The story starts off worrisomely as another one of those meandering character sketches, the writer-protagonist meeting an unusual, eccentric so and so, the eccentric’s monologue going on and on and on, with a few philosophical asides along the way, a few reflections denoting the writer’s detachment, a touch of discomfort, bemusement or distaste on his part, and then scene. Singer developed the formula to excess. Gets old fast. The eccentric in this case is a rich old man in Miami Beach, Max Flederbush. The story has all the trappings of the Singer formula, but it comes alive, ironically, as Flederbush describes the funereal atmosphere of his aged and dying set, dying in a sea of luxuries. There’s a lot here that echoes William Trevor’s “The General’s Day,” a story taking on greater significance the more stories I read. “If man is formed in God’s image, I don’t envy God.” “It’s scary to think the human species will last so long.” Getting old is torture. It is an invitation to cynicism.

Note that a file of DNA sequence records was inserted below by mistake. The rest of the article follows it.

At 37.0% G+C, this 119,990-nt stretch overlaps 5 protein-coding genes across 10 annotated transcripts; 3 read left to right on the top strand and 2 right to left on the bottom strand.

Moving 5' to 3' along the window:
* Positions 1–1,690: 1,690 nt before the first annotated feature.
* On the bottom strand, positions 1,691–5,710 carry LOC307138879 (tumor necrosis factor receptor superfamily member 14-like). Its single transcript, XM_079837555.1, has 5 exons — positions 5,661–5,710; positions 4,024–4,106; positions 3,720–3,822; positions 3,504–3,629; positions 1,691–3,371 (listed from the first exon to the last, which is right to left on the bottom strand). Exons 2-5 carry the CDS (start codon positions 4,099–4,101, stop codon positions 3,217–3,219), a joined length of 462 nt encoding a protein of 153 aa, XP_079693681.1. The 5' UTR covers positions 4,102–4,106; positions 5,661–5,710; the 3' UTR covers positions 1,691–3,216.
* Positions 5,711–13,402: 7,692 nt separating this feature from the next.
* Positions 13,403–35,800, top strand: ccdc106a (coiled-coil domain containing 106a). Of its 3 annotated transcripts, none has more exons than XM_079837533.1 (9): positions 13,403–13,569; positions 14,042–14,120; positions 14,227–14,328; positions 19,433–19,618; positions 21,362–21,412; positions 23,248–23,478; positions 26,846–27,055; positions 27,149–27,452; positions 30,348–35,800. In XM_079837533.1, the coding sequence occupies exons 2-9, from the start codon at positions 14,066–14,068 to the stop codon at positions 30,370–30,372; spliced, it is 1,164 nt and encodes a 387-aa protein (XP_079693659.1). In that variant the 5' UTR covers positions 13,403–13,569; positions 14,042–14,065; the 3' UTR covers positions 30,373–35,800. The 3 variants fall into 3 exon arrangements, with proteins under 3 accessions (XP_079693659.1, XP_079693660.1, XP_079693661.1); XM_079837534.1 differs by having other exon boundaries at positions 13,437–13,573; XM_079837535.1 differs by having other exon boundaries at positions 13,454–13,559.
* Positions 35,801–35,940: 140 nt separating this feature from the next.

Forverts, February and March 1976